Dr. Marc Ruben is an Assistant Professor in the Divisions of Pulmonary and Sleep Medicine and Biomedical Informatics at Cincinnati Children’s Hospital, where he studies biological rhythms and their applications in medicine. His approach blends molecular and computational methods, with a specific focus on using electronic medical records (EMR) as a window into timing effects in diagnosis, treatment, and the healthcare process. During his PhD studies in Justin Blau’s lab at New York University, Marc studied genome-wide mechanisms governing Drosophila circadian neurons and their impact on behavior. Following his graduation, he worked as an industry consultant, overseeing projects to evaluate the potential of early-stage therapeutic molecules. During this time, he became interested in how biological timing influences disease and drug activity, prompting him to join John Hogenesch’s lab. As a Postdoc, Marc focused on circadian gene expression in humans, with a goal of uncovering mechanisms by which the time of day may alter medication effects. This ignited his interest in utilizing EMR and other extensive clinical datasets to translate gene-level insights into advancements in patient health. 

Benjamin Smarr

Dr. Benjamin Smarr is an Assistant Professor in Bioengineering and the Halicioğlu Data Science Institute at University of California, San Diego. He got his PhD studying circadian regulation of neuroendocrine systems, and was then a postdoctoral fellow at UC Berkeley where he studied time series analysis in animal models of pregnancy. Dr. Smarr has expertise in feature engineering of biological time series data, including successful projects using wearable devices to detect illness, strain, and hormonal changes in humans. He has won awards from NIH, NSF, DoD, and private sector partners. He works to reduce barriers to access for technological solutions in human behavior and health modification, with a special focus on women’s health and developing tools that allow the large amounts of data generated around the world to reveal new insights about human biological diversity. His advocacy for public engagement in science and adoption of data science to augment public health and medicine have been covered in Science, Forbes, the BBC, and many other international outlets.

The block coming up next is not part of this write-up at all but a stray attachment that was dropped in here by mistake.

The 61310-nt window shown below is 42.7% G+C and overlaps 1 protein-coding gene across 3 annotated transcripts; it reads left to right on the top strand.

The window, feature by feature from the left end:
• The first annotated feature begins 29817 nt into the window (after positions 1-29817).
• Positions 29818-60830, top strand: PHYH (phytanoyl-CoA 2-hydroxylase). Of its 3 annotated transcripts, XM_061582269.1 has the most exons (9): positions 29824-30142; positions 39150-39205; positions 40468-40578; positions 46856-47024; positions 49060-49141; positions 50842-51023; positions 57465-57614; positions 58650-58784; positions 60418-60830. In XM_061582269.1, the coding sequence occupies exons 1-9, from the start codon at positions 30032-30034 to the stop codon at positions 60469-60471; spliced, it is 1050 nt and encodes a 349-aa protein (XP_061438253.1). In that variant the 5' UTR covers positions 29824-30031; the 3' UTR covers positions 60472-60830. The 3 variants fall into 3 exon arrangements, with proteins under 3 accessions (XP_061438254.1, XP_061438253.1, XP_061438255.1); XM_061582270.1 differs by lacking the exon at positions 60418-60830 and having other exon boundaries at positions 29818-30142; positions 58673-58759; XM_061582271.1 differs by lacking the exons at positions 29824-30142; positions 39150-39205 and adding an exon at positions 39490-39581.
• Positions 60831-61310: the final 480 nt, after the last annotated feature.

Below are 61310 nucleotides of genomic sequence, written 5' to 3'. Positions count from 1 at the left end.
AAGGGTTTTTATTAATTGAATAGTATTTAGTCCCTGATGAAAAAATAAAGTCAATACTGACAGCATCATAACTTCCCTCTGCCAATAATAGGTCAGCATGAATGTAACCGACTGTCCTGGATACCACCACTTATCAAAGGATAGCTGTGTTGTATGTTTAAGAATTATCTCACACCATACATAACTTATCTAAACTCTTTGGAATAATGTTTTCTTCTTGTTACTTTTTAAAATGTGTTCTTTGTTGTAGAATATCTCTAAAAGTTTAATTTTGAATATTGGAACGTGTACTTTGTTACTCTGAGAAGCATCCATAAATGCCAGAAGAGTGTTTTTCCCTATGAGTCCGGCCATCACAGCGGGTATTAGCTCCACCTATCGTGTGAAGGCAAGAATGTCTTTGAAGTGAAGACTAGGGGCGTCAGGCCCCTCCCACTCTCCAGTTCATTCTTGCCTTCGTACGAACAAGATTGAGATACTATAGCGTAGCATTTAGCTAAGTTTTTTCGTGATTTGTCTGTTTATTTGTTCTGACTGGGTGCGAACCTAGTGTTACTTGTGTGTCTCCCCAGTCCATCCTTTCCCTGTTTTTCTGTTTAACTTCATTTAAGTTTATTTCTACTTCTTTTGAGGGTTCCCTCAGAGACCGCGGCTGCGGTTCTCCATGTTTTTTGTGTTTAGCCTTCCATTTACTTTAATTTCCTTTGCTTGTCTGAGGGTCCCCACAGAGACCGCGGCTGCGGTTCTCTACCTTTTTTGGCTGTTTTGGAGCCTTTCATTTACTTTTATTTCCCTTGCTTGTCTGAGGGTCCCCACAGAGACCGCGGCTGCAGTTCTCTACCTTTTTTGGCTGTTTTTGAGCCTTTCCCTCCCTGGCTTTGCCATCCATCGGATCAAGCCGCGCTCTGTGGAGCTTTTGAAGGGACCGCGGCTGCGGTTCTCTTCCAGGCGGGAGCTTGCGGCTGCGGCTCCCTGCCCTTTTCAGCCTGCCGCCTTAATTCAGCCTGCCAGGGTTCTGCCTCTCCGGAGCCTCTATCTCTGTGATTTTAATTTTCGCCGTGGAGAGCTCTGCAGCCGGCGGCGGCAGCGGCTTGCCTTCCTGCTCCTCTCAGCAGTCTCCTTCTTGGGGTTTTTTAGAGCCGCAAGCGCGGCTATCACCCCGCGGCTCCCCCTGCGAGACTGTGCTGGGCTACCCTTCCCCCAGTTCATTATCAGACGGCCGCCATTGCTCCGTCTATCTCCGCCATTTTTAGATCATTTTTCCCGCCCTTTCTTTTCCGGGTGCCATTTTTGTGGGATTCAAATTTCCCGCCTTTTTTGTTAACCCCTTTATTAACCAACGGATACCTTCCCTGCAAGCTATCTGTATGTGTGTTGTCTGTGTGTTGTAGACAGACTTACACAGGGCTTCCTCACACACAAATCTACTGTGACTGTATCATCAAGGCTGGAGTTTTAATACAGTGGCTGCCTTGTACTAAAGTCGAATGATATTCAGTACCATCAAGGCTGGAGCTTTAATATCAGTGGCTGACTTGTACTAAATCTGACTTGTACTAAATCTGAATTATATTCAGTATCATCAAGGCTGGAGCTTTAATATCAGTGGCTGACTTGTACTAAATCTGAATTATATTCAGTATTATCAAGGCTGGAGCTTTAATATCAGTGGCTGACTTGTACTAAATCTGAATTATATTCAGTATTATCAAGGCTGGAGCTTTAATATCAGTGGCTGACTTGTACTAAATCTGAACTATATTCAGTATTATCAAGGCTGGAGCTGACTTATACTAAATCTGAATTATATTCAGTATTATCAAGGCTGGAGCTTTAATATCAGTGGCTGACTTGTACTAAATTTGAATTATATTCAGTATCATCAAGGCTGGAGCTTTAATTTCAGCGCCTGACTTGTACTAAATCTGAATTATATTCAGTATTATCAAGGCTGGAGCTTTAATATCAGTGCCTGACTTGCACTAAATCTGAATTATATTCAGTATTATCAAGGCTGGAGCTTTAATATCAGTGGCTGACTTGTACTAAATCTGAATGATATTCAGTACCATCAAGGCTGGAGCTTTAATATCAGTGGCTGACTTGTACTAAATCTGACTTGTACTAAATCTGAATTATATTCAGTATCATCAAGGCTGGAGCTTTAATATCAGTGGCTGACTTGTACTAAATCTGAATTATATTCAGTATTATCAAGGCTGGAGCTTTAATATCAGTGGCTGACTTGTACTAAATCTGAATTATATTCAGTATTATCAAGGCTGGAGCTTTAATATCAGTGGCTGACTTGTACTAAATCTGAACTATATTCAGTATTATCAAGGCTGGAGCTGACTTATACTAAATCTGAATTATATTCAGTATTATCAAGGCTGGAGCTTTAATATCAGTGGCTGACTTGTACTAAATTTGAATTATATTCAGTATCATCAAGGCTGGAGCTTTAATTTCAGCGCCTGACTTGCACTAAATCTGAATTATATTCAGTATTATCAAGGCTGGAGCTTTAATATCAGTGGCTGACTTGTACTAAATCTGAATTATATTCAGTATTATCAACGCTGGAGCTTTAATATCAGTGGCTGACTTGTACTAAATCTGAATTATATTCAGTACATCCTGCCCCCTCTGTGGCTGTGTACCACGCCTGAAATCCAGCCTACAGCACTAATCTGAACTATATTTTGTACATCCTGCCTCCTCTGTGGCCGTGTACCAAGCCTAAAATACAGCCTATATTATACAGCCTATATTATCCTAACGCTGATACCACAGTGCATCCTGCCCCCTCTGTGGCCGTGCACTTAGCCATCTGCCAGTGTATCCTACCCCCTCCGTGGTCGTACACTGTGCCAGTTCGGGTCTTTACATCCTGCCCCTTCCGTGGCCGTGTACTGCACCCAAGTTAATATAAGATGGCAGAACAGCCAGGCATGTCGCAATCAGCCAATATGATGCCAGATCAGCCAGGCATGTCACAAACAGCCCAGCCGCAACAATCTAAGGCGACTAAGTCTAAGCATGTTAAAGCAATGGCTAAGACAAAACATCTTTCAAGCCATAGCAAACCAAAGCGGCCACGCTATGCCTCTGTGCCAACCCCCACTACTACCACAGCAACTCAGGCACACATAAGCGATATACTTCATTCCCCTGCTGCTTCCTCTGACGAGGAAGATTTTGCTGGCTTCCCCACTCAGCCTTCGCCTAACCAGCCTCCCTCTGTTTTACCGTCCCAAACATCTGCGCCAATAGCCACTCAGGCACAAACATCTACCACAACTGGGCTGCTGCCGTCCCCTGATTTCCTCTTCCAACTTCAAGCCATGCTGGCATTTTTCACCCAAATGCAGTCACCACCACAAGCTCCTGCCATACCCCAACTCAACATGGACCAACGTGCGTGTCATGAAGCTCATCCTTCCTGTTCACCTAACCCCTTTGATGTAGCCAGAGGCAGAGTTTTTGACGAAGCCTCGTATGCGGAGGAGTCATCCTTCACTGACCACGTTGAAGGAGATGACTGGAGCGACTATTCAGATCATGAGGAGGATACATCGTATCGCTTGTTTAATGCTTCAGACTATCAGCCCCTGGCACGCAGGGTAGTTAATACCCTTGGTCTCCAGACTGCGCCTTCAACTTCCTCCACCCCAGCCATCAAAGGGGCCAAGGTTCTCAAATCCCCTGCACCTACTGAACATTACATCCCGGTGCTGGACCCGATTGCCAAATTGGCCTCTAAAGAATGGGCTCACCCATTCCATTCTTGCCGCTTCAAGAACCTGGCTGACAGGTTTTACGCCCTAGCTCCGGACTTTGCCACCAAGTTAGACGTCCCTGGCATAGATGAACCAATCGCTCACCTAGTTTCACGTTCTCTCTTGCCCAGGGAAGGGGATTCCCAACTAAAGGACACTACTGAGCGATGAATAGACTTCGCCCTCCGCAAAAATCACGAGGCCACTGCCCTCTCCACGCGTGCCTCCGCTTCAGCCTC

David Smith

As a dual-boarded pediatric otolaryngologist and sleep medicine physician, Dr. Smith’s clinical focus involves the diagnosis and treatment of upper and lower airway disorders, complex and persistent obstructive sleep apnea, and complex circadian and sleep disorders in children. His clinical research involves the study of cardiopulmonary outcomes in children with OSA. In his laboratory, he focuses on studying the molecular mechanisms that contribute to progression of the clinical sequelae associated with a murine model of intermittent hypoxia. He has expertise in the study of circadian clock dysregulation and hypoxia inducible factors. Dr. Smith has also coordinated a large, multidisciplinary team dedicated to clinical, translational, and basic science research focused on sleep-related disorders, serving as the Clinical Director for the Center for Circadian Medicine at CCHMC.  

Olivia Walch

Dr. Olivia Walch is a researcher in the Department of Neurology at the University of Michigan and CEO of Arcascope, a circadian rhythms software start-up. Her research focuses on using phones and wearables to track and steer circadian rhythms under real world conditions, with the ultimate aim of bringing circadian medicine to the consumer market. In addition to her company’s mobile apps, which have been downloaded more than half a million times, her team maintains a number of open source libraries for sleep and circadian analysis. 

Rochelle Witt

Dr. Rochelle Witt is a sleep medicine specialist at Cincinnati Children’s Hospital Medical Center. She has a special interest in child neurology. She derives the greatest joy from seeing her patients grow towards realizing their fullest potential. Her research focuses on understanding how best to treat sleep disorders in children with neurodevelopmental disorders. Through an intimate understanding of clinical care and research, she strives to bring a richer perspective to both research and her patients and families.